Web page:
Military and economic capabilities provide three types of leverage: leverage to set the agenda for negotiations, leverage to conclude trade-offs once negotiations are under way, and, most important, leverage to deny negotiating partners their objectives while negotiations are taking place. Ronald Reagan used all three types in his successful bid to end Communism in the Soviet Union. He revved up the U.S. economy and initiated an arms race to negotiate with Moscow from a position of strength. He deployed intermediate-range ballistic missiles in Europe to have something to trade off against Soviet SS-20 missiles. And he supported freedom fighters in Afghanistan, Central America, and southern Africa to deny Soviet forces the opportunity to expand Moscow’s influence outside negotiations.
Obama operates with none of these sources of leverage. He has cut defense expenditures and oversees a stalled economy; he gives away rather than cultivates bargaining chips to trade off within negotiations; and he merely watches as negotiating partners advance their objectives outside negotiations.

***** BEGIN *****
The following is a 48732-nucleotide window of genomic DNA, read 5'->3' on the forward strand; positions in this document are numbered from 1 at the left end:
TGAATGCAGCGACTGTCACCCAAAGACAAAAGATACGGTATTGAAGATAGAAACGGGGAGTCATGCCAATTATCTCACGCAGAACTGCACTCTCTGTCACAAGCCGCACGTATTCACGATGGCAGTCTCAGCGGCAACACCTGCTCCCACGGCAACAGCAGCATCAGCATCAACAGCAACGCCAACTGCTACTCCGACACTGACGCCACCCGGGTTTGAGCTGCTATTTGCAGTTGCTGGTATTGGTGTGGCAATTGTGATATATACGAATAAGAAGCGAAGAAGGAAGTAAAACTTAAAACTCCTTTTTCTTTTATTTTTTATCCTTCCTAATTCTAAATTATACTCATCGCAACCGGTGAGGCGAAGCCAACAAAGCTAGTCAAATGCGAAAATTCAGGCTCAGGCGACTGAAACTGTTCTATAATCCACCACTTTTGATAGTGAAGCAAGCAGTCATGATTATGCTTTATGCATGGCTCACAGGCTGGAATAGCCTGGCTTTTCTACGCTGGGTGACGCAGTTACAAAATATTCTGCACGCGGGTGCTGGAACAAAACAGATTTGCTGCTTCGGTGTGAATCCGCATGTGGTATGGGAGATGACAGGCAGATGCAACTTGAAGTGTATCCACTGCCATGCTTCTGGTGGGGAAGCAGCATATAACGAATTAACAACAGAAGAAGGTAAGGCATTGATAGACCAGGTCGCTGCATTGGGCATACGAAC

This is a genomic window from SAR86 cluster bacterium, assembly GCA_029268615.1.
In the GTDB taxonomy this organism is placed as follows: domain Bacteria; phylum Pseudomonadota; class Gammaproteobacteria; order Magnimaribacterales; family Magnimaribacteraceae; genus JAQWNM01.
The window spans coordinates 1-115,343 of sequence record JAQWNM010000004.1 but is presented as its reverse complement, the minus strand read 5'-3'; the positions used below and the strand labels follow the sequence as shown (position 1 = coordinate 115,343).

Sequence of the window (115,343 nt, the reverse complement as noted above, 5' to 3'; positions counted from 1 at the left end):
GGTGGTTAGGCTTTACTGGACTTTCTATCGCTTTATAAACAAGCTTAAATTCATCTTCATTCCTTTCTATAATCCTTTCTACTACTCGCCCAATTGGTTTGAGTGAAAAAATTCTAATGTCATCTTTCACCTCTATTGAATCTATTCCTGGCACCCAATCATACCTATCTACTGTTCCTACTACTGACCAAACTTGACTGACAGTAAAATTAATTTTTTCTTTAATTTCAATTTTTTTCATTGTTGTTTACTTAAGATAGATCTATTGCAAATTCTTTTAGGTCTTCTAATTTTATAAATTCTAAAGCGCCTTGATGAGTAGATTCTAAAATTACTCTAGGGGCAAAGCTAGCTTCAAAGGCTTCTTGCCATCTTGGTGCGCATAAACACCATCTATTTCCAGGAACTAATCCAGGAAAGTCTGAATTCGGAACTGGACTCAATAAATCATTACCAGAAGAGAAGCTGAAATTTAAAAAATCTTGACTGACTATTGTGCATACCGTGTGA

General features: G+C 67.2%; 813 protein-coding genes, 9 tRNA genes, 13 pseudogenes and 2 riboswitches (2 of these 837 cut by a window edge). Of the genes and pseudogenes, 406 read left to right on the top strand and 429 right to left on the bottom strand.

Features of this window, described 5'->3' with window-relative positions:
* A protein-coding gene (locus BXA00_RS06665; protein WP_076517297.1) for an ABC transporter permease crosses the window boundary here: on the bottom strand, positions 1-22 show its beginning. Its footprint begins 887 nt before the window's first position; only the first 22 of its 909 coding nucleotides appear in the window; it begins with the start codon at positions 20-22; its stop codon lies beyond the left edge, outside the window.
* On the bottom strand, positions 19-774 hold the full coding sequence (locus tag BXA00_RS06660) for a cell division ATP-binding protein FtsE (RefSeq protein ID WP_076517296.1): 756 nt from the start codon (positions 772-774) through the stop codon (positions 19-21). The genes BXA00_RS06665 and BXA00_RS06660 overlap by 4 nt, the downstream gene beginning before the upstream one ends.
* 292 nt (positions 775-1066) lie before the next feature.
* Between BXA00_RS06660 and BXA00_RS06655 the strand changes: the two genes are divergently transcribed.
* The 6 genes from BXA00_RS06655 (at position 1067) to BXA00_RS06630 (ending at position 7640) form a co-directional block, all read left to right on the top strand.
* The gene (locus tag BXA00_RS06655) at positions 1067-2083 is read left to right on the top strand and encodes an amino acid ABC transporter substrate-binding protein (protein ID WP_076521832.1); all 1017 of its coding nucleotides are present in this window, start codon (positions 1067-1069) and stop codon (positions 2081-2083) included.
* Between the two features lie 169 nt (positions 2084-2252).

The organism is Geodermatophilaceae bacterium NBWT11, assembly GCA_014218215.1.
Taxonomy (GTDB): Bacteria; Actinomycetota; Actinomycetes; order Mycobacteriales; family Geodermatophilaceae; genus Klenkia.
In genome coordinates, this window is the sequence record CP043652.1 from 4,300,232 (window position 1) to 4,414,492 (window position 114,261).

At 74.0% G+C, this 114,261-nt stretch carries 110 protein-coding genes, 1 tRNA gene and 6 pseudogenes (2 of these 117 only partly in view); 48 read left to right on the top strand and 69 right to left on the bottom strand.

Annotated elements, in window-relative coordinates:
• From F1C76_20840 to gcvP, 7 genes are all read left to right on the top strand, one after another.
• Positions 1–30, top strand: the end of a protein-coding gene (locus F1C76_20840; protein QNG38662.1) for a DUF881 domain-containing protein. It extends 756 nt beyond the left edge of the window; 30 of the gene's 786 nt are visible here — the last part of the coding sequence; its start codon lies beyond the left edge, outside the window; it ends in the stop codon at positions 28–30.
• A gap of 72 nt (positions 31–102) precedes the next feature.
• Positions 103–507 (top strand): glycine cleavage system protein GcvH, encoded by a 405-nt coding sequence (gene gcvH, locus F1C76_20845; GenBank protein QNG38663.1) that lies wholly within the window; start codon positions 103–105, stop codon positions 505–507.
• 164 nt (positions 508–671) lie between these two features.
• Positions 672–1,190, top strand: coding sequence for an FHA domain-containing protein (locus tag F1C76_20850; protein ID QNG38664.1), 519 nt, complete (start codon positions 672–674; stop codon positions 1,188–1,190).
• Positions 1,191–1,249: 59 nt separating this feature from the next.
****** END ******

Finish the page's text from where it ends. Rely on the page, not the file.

Here are some examples:
To reset our relationship with Russia, Obama gave away his leverage before negotiations started. Because Russia objected, he canceled missile-defense facilities in Poland and the Czech Republic, which could have intercepted intermediate-range missiles, in favor of installations in Romania, Turkey, and at sea, which could intercept short-range missiles only. Then Obama concluded New START, which cut U.S. strategic warheads but left Russian totals unchanged. A few hundred warheads — no big deal, right? Besides, New START revived verification inspections, which is a common interest. Yes, but Russia got everything it wanted and changed none of its policies. And those policies continue to work steadily against Western interests, muzzling democratic forces in Russia, backing a pro-Russian government in Ukraine, stationing Russian troops in Georgia and keeping Georgia out of NATO, and providing unyielding support for Israel’s foes Iran and Syria. Most recently, Russia demanded once again that the United States scale back missile-defense plans before talks begin on tactical nuclear warheads. Moscow has learned how to negotiate with Obama.